Reputable companies will resell these products after going through an extensive testing and refurbishment process. The testing is oftentimes more extensive than the testing for completely new products, therefore the likelihood of failure is far less than a new one. Reputable companies will also include warranty protections equal to a completely new product. Here is a link to Apple's refurbishment process page: https://www.apple.com/shop/browse/home/specialdeals/refurbfaq_popup. I have no reason to doubt that Samsung and others also allow extended warranties.

    Pays to know your vendor, and what you are getting.

    As anecdotal evidence, I purchased a refurbished 2014 MBP in 2014. It has worked flawlessly and has had zero defects. The battery is still reporting 87%, In fact I had it checked at Apple (save yourself time, use the built-in diagnostics, they are the same as the Apple technicians use). The are not allowed to replace the battery, even a full customer pay, unless the battery is recording as expended (1000 cycles or something) and below 80%, I presume this is an environmental issue. I did extend the warranty with AppleCare, and never used it. Next time, I will not and use the money saved to be a downpayment on my next purchase. Although with Intel not providing big speed bumps on CPUs anymore, and SSDs lasting 10s of years, not sure when a replacement will be needed.
     
  16. Mighty Duck

    Mighty Duck TS Addict Posts: 107   +51

    My current PC was built with a used motherboard and CPU combo, and have found no problems at all. I chose used because it was the difference between a i7 4790k vs a i5 6600k. Now, a used GPU, well, that's something I wouldn't risk to buy, especially in these days crazy crypto mining days. Those horses have probably been ridden to exhaustion.
     
  17. veLa

    veLa TS Evangelist Posts: 811   +251

    You sir are correct in the definition.
     
  18. captaincranky

    captaincranky TechSpot Addict Posts: 13,717   +3,143

    Much to all of the experience I've had with refurbished goods, is with my Nikon D-SLRs.

    Adorama Camera frequently offers both Body only, and body and lens combos. If with a lens, it's usually the stock kit lens for it's respective body model.

    Some things, I've experienced, or are using my judgment,, insight (?), and just plain what I hope are good guesses.

    Since all of this merchandise is not of the current model run, I believe that:

    !: Some of these "refurbs" are actually brand new cameras. It makes good sense if you think about it..

    Price has dropped somewhat from the previous generation, while features have been improved and/or added. It makes sense to realize the maker can no longer sell the goods at retail, once the model has been superseded.

    In many cases, these "refurbs" may simply be stock sent back by the dealers as it's not moving, and likely won't. At which point Nikon just puts it in a plain white box, chops the warranty to 90 days, thereby cutting their, and their dealer's losses, and unloads it, cheap!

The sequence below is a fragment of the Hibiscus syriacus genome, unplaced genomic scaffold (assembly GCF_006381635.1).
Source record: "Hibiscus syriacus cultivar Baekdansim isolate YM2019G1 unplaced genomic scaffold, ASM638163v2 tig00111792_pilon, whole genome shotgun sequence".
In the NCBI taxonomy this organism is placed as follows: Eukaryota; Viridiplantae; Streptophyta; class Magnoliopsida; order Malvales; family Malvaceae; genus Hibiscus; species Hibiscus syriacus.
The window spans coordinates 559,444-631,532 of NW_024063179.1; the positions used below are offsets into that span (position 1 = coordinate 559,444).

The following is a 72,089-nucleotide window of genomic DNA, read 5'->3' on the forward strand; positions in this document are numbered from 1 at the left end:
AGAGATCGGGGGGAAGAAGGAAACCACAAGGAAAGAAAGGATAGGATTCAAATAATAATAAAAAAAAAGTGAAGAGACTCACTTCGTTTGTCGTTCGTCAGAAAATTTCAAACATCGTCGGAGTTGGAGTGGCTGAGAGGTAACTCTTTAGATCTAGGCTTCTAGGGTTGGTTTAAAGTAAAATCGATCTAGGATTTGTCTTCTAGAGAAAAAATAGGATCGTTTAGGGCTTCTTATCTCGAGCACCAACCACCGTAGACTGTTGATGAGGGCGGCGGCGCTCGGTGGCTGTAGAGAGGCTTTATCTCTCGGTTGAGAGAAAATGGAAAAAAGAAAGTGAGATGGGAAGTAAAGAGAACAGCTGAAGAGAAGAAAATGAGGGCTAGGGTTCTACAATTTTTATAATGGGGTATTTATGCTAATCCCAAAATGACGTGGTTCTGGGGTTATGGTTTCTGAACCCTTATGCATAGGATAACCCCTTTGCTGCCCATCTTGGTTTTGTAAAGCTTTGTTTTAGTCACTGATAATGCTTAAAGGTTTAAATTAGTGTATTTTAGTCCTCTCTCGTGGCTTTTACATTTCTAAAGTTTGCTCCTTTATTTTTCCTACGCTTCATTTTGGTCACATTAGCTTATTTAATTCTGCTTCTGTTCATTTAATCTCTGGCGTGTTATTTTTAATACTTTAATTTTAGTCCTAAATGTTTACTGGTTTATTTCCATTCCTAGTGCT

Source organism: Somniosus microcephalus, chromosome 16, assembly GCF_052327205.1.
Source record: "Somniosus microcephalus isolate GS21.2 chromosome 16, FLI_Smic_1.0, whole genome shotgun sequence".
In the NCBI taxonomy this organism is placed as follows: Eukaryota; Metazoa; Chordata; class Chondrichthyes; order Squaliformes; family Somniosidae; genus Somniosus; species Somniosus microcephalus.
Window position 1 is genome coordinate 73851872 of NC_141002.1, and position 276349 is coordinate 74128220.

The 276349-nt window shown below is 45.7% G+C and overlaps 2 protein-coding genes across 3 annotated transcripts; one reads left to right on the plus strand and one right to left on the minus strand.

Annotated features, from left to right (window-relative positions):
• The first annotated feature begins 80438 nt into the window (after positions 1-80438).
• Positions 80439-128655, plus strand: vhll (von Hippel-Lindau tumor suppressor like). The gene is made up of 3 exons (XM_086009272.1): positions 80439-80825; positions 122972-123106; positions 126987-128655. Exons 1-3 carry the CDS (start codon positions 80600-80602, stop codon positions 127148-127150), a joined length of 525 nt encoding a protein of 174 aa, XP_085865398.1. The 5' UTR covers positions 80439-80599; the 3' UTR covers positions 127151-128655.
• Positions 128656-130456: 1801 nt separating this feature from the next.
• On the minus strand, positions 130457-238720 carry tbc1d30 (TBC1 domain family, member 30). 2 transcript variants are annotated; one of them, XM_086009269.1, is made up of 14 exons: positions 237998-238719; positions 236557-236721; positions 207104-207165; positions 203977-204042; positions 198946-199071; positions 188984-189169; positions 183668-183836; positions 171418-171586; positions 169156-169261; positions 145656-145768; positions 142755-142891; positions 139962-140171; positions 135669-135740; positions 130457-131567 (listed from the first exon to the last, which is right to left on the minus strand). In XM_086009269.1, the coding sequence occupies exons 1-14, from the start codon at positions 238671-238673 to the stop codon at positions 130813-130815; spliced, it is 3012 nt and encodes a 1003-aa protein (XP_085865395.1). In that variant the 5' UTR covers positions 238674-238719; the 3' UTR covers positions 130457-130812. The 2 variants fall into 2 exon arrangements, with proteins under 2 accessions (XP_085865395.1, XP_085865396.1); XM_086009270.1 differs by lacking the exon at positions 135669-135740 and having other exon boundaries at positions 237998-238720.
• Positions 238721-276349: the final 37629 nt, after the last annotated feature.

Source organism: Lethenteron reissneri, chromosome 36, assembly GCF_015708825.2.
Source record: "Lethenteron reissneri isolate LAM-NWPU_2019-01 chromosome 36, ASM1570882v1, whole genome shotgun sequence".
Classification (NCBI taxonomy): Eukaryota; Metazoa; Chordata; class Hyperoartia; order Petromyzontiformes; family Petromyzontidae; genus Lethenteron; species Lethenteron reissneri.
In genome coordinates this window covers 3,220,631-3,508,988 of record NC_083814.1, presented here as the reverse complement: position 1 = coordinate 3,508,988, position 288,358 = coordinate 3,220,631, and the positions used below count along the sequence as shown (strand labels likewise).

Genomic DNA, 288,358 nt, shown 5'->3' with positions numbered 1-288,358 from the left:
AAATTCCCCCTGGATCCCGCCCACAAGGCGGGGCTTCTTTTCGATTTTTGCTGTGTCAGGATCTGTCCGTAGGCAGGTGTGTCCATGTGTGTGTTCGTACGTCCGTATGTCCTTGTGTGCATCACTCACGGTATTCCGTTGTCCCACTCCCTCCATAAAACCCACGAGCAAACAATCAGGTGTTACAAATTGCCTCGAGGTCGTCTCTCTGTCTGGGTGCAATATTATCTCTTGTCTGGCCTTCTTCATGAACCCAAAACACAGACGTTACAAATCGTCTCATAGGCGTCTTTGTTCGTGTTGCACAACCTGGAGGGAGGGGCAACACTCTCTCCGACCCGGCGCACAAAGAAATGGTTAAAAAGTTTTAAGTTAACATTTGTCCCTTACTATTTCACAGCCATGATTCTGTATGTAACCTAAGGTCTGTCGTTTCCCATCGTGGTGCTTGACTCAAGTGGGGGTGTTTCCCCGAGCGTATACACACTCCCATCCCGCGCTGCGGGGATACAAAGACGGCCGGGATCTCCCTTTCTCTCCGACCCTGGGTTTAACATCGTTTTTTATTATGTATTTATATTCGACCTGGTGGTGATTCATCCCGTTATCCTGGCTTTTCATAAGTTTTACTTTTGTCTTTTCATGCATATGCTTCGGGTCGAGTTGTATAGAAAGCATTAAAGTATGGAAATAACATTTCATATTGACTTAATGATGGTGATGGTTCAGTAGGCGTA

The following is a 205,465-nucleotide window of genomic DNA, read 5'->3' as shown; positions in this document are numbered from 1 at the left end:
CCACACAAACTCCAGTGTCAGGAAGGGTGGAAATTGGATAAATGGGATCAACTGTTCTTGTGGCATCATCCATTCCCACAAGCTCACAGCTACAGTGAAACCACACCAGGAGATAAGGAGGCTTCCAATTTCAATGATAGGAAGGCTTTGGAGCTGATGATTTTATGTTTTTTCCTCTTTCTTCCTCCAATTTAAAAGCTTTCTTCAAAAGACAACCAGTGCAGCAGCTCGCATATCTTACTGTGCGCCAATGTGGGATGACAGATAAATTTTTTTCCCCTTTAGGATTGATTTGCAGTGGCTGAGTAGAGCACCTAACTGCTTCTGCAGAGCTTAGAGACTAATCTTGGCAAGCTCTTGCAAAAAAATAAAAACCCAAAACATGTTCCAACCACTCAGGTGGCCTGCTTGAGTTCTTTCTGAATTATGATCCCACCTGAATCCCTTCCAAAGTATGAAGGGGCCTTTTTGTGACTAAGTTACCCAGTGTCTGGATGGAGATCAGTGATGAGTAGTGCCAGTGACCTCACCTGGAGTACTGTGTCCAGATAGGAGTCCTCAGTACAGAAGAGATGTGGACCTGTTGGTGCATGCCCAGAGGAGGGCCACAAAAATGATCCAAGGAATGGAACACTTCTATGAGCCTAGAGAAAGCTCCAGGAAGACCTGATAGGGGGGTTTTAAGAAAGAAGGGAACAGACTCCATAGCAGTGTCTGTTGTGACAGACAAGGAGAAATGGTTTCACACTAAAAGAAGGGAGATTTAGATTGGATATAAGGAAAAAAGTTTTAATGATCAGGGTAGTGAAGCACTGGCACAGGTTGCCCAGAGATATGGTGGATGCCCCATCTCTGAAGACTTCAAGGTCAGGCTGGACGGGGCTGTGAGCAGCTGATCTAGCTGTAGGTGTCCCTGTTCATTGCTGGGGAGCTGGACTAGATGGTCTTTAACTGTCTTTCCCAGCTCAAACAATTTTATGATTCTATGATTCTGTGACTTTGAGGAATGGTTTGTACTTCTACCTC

Every shutter activation becomes part of a digital cameras "metadata", and that info is supplied to the user. When you get a "refurb", with less than 2 dozen clicks on the shutter mechanism, it becomes hard to imagine these bodies were ever out on the street..

    2: Some of these cameras may have been DOA. A stock defective return is one a customer has never held, and I consider that a good omen, since the darned thing broke before you could be aggravated with the process of being disappointed, angry, and having to send a product back you had gotten used to owning. So,I consider shipping a product to a dealer, "the final step in QA & QC". Here again, you're getting a new product, with the bugs ironed out..(y)

    That's my experience with one particular brand, from one particular dealer. I've never gotten burned.

    3: Although generally, I think it's fair to say, a good chunk of refurbished goods, may be from stock defective merchandise. I don't believe the goods are haunted by goblins, or are "ill fated", so as long as you know the supplier to be reputable, and the factory is the entity which has performed the repairs, in most cases, you should be good to go.

    I imagine there's a shadowy side to refurbishing goods. One has to wonder if these are in fact, "used goods", and likely should have been sold as such. The prime suspects here are, trade ins of smartphones, tablets and the like.

    I'm flat out afraid of "refurbished" monitors, and I wouldn't touch therm with someone else's ten foot pole.
    Possible wear to the back light ,and and time on the PSU filter capacitors, are both things to be concerned with. I see refurb monitors on sale at Newegg from time to time, and they're usually ancient models. Here, these panels could be from a business trade in /step up transaction, and I would want no part of.owning one. Monitors new and on sale are plentiful enough, so that you don't have to chance a used or repaired unit.